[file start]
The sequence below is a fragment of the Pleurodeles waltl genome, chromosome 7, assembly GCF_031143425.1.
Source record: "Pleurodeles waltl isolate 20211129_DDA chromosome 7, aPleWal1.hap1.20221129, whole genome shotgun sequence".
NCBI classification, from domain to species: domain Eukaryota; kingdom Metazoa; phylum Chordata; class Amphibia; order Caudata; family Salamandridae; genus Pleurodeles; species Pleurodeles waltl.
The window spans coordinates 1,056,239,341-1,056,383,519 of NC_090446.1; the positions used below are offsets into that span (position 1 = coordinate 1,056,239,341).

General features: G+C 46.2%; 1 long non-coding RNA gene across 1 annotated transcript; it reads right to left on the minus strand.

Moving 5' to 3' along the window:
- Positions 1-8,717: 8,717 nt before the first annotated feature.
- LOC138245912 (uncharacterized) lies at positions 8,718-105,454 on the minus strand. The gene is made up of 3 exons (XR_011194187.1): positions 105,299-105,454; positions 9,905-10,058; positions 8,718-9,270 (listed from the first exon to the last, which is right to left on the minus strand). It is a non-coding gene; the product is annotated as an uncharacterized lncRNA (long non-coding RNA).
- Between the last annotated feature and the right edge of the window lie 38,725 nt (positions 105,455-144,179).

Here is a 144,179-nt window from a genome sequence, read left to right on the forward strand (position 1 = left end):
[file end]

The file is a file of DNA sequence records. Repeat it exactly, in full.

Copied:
The sequence below is a fragment of the Pleurodeles waltl genome, chromosome 7, assembly GCF_031143425.1.
Source record: "Pleurodeles waltl isolate 20211129_DDA chromosome 7, aPleWal1.hap1.20221129, whole genome shotgun sequence".
NCBI classification, from domain to species: domain Eukaryota; kingdom Metazoa; phylum Chordata; class Amphibia; order Caudata; family Salamandridae; genus Pleurodeles; species Pleurodeles waltl.
The window spans coordinates 1,056,239,341-1,056,383,519 of NC_090446.1; the positions used below are offsets into that span (position 1 = coordinate 1,056,239,341).

General features: G+C 46.2%; 1 long non-coding RNA gene across 1 annotated transcript; it reads right to left on the minus strand.

Moving 5' to 3' along the window:
- Positions 1-8,717: 8,717 nt before the first annotated feature.
- LOC138245912 (uncharacterized) lies at positions 8,718-105,454 on the minus strand. The gene is made up of 3 exons (XR_011194187.1): positions 105,299-105,454; positions 9,905-10,058; positions 8,718-9,270 (listed from the first exon to the last, which is right to left on the minus strand). It is a non-coding gene; the product is annotated as an uncharacterized lncRNA (long non-coding RNA).
- Between the last annotated feature and the right edge of the window lie 38,725 nt (positions 105,455-144,179).

Here is a 144,179-nt window from a genome sequence, read left to right on the forward strand (position 1 = left end):